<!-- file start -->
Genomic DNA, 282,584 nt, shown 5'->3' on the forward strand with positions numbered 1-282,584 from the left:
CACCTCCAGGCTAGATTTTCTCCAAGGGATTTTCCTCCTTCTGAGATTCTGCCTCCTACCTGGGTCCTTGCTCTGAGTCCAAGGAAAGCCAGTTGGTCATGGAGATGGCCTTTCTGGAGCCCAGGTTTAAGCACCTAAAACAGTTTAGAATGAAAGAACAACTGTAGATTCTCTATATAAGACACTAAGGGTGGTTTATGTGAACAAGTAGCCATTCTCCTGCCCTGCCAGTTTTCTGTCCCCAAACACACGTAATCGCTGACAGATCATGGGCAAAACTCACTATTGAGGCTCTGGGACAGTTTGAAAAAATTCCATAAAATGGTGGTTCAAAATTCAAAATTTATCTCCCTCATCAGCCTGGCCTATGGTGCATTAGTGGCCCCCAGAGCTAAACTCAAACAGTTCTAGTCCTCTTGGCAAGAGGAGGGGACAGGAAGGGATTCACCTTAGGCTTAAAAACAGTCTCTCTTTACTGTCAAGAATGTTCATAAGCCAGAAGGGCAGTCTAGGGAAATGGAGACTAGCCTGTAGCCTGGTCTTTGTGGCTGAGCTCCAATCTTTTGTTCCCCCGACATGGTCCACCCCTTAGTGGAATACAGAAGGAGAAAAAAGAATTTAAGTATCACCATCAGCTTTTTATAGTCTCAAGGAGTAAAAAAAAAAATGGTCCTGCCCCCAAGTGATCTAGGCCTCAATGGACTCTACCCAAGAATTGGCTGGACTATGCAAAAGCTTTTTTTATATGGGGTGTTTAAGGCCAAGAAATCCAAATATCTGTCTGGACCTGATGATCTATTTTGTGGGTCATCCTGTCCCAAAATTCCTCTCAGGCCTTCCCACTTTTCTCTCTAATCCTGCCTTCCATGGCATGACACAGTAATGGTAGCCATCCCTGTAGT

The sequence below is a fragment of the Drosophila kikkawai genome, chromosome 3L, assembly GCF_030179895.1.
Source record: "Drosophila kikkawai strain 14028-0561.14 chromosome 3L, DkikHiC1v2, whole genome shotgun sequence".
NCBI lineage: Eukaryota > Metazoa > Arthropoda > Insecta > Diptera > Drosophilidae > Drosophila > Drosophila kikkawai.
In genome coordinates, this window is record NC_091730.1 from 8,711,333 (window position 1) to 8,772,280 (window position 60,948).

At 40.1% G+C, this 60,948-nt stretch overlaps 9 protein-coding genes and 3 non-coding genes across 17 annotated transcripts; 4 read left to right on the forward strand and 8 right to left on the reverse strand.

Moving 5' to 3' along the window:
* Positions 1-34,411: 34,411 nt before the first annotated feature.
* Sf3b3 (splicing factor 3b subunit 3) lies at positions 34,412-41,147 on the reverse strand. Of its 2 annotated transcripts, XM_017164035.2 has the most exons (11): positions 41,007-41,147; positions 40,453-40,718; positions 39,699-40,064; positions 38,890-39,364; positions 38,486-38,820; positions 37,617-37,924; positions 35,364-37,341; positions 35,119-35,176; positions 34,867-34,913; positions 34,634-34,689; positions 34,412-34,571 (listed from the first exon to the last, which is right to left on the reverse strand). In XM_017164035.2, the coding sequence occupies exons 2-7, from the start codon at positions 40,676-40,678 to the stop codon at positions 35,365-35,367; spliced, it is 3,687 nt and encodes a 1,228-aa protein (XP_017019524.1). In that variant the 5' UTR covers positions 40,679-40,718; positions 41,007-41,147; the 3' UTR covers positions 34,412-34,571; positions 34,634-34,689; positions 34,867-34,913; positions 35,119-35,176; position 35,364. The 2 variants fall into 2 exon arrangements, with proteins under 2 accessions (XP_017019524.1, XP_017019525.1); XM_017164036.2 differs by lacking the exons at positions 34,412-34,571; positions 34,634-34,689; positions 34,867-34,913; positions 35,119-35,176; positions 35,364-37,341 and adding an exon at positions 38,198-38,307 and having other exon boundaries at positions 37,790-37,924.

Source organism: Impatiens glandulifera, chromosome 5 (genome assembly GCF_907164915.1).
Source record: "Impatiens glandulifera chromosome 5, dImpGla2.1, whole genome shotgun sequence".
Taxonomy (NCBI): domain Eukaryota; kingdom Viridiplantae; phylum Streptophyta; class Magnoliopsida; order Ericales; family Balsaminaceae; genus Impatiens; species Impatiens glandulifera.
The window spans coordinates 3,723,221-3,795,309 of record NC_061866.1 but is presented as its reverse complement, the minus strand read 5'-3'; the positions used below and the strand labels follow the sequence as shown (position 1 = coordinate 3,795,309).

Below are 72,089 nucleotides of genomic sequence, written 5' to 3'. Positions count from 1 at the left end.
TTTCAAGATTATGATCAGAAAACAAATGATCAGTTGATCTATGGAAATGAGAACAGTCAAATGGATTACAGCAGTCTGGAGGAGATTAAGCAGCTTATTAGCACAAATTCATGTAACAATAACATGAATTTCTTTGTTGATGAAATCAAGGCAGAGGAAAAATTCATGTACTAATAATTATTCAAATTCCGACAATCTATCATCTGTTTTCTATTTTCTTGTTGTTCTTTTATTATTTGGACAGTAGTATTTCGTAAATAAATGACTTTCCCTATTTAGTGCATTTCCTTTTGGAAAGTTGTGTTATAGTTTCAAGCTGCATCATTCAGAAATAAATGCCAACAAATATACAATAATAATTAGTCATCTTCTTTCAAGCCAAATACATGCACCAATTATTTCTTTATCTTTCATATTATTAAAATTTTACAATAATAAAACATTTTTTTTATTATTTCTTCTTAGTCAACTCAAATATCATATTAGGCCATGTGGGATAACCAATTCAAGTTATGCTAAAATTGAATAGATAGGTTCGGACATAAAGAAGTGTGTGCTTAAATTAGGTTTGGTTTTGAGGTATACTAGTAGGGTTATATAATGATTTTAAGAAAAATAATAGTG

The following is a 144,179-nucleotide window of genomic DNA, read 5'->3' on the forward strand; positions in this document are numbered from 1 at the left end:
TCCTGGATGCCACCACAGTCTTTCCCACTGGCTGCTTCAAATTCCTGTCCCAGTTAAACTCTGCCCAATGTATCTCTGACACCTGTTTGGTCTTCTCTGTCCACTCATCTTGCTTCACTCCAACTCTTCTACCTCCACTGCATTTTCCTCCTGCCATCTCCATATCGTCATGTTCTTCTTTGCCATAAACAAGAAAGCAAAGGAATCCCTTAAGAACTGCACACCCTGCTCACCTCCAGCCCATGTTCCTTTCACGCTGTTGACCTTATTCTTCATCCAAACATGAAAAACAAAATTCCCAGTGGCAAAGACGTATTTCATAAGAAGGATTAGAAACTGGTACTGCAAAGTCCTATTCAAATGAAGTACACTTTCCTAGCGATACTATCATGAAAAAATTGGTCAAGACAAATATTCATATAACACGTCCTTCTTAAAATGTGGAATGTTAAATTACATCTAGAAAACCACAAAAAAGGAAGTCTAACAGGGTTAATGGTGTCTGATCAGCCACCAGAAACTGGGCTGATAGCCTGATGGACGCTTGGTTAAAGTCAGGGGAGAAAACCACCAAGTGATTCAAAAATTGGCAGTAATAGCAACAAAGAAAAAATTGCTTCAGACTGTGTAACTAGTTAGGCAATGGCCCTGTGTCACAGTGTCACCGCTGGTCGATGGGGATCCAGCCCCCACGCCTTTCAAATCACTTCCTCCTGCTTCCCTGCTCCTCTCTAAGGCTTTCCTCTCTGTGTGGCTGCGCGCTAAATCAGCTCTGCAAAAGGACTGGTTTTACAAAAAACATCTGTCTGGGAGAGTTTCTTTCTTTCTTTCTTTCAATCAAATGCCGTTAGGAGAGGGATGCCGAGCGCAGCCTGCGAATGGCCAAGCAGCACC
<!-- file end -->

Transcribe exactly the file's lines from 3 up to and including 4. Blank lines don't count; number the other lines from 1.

The sequence below is a fragment of the Drosophila kikkawai genome, chromosome 3L, assembly GCF_030179895.1.
Source record: "Drosophila kikkawai strain 14028-0561.14 chromosome 3L, DkikHiC1v2, whole genome shotgun sequence".